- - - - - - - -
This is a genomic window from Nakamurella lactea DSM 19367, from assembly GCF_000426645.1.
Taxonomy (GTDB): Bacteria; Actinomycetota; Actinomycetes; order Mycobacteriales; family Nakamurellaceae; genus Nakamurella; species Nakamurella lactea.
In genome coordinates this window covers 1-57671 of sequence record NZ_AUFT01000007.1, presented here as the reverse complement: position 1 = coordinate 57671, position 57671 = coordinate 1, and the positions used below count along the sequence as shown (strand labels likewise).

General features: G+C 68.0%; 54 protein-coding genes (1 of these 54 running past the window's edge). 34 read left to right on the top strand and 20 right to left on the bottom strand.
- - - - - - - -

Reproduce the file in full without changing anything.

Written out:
This is a genomic window from Nakamurella lactea DSM 19367, from assembly GCF_000426645.1.
Taxonomy (GTDB): Bacteria; Actinomycetota; Actinomycetes; order Mycobacteriales; family Nakamurellaceae; genus Nakamurella; species Nakamurella lactea.
In genome coordinates this window covers 1-57671 of sequence record NZ_AUFT01000007.1, presented here as the reverse complement: position 1 = coordinate 57671, position 57671 = coordinate 1, and the positions used below count along the sequence as shown (strand labels likewise).

General features: G+C 68.0%; 54 protein-coding genes (1 of these 54 running past the window's edge). 34 read left to right on the top strand and 20 right to left on the bottom strand.